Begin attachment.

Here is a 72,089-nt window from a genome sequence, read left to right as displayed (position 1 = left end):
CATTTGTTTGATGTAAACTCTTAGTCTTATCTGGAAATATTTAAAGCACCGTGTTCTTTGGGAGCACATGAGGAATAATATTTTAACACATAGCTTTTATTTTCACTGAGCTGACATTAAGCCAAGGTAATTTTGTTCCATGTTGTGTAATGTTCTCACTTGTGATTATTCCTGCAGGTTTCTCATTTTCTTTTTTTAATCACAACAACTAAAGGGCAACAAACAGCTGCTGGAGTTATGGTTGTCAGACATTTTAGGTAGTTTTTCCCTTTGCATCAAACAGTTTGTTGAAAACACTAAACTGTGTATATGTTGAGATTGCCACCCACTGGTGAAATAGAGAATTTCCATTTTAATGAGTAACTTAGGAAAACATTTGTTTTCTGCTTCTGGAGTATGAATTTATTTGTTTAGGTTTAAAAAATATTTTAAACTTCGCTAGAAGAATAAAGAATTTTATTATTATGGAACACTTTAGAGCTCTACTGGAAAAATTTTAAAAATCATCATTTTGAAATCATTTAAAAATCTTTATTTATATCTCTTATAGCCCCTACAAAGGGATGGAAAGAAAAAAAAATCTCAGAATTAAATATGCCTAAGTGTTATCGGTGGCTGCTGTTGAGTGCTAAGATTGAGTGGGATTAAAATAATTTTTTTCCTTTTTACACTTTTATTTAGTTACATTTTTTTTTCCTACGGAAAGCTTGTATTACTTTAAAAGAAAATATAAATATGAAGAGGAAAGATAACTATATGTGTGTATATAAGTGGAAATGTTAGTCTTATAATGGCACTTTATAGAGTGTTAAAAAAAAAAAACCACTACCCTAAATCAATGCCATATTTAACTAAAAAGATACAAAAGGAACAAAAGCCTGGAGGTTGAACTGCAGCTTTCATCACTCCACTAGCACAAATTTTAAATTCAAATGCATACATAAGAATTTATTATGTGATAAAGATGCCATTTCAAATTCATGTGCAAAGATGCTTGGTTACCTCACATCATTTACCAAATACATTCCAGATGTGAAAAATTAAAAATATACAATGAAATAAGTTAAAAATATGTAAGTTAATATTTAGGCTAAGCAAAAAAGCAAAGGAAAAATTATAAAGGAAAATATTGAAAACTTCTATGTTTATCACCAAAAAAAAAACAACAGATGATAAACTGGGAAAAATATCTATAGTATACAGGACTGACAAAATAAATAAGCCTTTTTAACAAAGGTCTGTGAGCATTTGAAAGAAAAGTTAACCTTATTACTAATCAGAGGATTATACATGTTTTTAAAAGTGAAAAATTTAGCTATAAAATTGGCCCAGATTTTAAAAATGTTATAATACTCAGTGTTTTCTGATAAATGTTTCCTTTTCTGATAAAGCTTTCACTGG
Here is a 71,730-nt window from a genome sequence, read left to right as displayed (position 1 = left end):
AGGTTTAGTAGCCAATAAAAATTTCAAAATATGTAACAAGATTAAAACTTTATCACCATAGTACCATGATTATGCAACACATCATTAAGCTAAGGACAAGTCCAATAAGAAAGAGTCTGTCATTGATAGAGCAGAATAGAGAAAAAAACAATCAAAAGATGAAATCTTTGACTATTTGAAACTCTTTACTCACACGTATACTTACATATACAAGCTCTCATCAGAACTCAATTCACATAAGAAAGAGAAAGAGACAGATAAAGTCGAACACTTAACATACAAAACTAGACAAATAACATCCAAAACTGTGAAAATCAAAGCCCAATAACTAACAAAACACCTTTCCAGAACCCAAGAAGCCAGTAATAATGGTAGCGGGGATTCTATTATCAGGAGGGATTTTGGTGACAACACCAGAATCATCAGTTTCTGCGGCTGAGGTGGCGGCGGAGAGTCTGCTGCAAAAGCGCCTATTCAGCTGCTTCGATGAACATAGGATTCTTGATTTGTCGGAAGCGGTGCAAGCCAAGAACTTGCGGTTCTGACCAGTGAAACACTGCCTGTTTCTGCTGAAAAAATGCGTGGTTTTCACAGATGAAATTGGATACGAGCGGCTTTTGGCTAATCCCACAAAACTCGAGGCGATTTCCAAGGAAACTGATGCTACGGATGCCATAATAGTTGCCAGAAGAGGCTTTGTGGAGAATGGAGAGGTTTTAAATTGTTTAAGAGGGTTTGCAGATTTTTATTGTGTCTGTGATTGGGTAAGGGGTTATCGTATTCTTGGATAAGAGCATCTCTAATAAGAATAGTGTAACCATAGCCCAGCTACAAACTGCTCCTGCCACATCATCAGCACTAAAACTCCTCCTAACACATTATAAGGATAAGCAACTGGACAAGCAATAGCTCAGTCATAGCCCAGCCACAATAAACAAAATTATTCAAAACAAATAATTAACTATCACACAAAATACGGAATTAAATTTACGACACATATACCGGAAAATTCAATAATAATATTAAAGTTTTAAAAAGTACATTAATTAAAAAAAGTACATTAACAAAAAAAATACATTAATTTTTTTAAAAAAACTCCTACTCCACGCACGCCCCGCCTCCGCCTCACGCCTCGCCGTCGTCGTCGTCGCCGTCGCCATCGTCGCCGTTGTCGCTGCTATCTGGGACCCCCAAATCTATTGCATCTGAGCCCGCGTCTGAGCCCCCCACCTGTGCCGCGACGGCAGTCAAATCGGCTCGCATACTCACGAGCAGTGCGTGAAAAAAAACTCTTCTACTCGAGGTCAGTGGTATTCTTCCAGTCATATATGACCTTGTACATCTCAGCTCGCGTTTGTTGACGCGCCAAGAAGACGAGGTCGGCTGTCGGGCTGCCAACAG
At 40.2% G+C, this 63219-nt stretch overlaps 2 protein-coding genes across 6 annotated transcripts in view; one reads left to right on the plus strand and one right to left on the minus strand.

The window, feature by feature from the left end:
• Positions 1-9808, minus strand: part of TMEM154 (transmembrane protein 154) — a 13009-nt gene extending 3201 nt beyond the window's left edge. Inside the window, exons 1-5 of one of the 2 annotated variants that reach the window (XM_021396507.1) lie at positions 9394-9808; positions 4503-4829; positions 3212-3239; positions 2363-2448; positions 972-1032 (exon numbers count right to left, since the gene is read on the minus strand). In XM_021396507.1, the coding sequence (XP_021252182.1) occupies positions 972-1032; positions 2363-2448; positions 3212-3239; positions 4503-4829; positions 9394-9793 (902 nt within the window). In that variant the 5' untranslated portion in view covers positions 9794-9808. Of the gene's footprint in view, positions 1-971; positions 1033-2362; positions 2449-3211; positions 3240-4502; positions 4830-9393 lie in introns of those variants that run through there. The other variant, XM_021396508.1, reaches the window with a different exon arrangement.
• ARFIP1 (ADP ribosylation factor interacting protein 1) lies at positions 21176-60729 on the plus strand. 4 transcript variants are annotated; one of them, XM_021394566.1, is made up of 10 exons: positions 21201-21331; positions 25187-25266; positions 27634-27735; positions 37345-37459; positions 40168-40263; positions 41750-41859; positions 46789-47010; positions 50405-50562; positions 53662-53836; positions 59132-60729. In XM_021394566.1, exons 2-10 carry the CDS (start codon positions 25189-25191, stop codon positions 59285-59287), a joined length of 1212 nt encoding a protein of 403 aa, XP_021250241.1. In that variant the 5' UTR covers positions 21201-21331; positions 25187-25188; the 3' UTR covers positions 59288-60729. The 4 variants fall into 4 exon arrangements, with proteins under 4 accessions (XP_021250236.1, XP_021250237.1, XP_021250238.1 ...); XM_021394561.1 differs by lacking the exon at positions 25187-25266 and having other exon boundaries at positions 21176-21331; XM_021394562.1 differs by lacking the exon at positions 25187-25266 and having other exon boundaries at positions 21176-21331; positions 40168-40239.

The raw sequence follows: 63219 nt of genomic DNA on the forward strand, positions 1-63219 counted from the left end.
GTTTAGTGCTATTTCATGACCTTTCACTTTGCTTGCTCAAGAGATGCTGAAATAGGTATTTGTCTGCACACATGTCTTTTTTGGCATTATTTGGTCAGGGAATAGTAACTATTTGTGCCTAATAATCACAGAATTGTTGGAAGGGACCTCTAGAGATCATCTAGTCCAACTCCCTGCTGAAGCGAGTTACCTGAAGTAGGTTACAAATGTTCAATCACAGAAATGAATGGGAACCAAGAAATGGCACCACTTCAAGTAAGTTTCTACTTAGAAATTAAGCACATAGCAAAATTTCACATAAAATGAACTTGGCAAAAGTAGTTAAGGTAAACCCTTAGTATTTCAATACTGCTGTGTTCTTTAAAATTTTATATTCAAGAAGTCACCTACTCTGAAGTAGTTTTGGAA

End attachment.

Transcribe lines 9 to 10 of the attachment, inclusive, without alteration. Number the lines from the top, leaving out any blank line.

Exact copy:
The raw sequence follows: 63219 nt of genomic DNA on the forward strand, positions 1-63219 counted from the left end.
GTTTAGTGCTATTTCATGACCTTTCACTTTGCTTGCTCAAGAGATGCTGAAATAGGTATTTGTCTGCACACATGTCTTTTTTGGCATTATTTGGTCAGGGAATAGTAACTATTTGTGCCTAATAATCACAGAATTGTTGGAAGGGACCTCTAGAGATCATCTAGTCCAACTCCCTGCTGAAGCGAGTTACCTGAAGTAGGTTACAAATGTTCAATCACAGAAATGAATGGGAACCAAGAAATGGCACCACTTCAAGTAAGTTTCTACTTAGAAATTAAGCACATAGCAAAATTTCACATAAAATGAACTTGGCAAAAGTAGTTAAGGTAAACCCTTAGTATTTCAATACTGCTGTGTTCTTTAAAATTTTATATTCAAGAAGTCACCTACTCTGAAGTAGTTTTGGAA